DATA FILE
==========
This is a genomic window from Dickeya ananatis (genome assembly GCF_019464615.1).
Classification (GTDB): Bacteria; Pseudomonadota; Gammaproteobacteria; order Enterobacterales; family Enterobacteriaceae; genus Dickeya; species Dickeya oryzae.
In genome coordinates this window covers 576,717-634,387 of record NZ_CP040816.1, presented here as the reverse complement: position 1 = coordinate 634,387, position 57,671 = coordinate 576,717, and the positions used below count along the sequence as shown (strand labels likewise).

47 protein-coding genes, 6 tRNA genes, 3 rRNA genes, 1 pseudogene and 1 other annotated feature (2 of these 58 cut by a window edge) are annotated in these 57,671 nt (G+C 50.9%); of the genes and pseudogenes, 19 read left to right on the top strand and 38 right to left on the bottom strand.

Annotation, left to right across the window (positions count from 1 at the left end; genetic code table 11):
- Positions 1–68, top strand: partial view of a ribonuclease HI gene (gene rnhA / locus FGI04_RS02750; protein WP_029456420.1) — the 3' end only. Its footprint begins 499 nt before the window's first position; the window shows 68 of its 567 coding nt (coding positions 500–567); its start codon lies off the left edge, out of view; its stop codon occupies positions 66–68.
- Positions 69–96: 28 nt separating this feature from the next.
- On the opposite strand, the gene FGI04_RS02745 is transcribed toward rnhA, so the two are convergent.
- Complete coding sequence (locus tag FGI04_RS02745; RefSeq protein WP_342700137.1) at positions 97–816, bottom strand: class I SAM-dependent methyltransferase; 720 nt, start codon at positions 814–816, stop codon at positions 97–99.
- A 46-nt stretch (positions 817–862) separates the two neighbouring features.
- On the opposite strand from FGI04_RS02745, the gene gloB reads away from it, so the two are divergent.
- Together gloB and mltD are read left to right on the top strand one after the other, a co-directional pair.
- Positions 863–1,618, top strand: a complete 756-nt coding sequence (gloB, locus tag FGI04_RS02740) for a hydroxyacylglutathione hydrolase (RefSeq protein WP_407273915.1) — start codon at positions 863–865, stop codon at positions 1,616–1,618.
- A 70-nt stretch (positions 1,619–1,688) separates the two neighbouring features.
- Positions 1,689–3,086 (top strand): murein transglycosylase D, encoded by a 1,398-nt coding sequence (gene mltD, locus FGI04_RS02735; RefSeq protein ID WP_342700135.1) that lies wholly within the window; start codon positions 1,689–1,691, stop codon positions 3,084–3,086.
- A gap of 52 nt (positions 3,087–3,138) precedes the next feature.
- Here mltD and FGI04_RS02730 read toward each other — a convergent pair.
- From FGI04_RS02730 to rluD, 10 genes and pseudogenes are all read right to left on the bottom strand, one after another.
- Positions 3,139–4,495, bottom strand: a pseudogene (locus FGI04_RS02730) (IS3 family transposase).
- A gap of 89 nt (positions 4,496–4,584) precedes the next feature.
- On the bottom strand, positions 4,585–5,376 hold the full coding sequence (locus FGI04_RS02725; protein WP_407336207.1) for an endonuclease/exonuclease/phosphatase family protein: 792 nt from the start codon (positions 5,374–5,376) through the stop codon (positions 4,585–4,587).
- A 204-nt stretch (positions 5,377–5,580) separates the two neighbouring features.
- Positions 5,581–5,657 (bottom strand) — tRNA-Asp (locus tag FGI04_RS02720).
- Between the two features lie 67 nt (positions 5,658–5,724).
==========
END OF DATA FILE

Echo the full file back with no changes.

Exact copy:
This is a genomic window from Dickeya ananatis (genome assembly GCF_019464615.1).
Classification (GTDB): Bacteria; Pseudomonadota; Gammaproteobacteria; order Enterobacterales; family Enterobacteriaceae; genus Dickeya; species Dickeya oryzae.
In genome coordinates this window covers 576,717-634,387 of record NZ_CP040816.1, presented here as the reverse complement: position 1 = coordinate 634,387, position 57,671 = coordinate 576,717, and the positions used below count along the sequence as shown (strand labels likewise).

47 protein-coding genes, 6 tRNA genes, 3 rRNA genes, 1 pseudogene and 1 other annotated feature (2 of these 58 cut by a window edge) are annotated in these 57,671 nt (G+C 50.9%); of the genes and pseudogenes, 19 read left to right on the top strand and 38 right to left on the bottom strand.

Annotation, left to right across the window (positions count from 1 at the left end; genetic code table 11):
- Positions 1–68, top strand: partial view of a ribonuclease HI gene (gene rnhA / locus FGI04_RS02750; protein WP_029456420.1) — the 3' end only. Its footprint begins 499 nt before the window's first position; the window shows 68 of its 567 coding nt (coding positions 500–567); its start codon lies off the left edge, out of view; its stop codon occupies positions 66–68.
- Positions 69–96: 28 nt separating this feature from the next.
- On the opposite strand, the gene FGI04_RS02745 is transcribed toward rnhA, so the two are convergent.
- Complete coding sequence (locus tag FGI04_RS02745; RefSeq protein WP_342700137.1) at positions 97–816, bottom strand: class I SAM-dependent methyltransferase; 720 nt, start codon at positions 814–816, stop codon at positions 97–99.
- A 46-nt stretch (positions 817–862) separates the two neighbouring features.
- On the opposite strand from FGI04_RS02745, the gene gloB reads away from it, so the two are divergent.
- Together gloB and mltD are read left to right on the top strand one after the other, a co-directional pair.
- Positions 863–1,618, top strand: a complete 756-nt coding sequence (gloB, locus tag FGI04_RS02740) for a hydroxyacylglutathione hydrolase (RefSeq protein WP_407273915.1) — start codon at positions 863–865, stop codon at positions 1,616–1,618.
- A 70-nt stretch (positions 1,619–1,688) separates the two neighbouring features.
- Positions 1,689–3,086 (top strand): murein transglycosylase D, encoded by a 1,398-nt coding sequence (gene mltD, locus FGI04_RS02735; RefSeq protein ID WP_342700135.1) that lies wholly within the window; start codon positions 1,689–1,691, stop codon positions 3,084–3,086.
- A gap of 52 nt (positions 3,087–3,138) precedes the next feature.
- Here mltD and FGI04_RS02730 read toward each other — a convergent pair.
- From FGI04_RS02730 to rluD, 10 genes and pseudogenes are all read right to left on the bottom strand, one after another.
- Positions 3,139–4,495, bottom strand: a pseudogene (locus FGI04_RS02730) (IS3 family transposase).
- A gap of 89 nt (positions 4,496–4,584) precedes the next feature.
- On the bottom strand, positions 4,585–5,376 hold the full coding sequence (locus FGI04_RS02725; protein WP_407336207.1) for an endonuclease/exonuclease/phosphatase family protein: 792 nt from the start codon (positions 5,374–5,376) through the stop codon (positions 4,585–4,587).
- A 204-nt stretch (positions 5,377–5,580) separates the two neighbouring features.
- Positions 5,581–5,657 (bottom strand) — tRNA-Asp (locus tag FGI04_RS02720).
- Between the two features lie 67 nt (positions 5,658–5,724).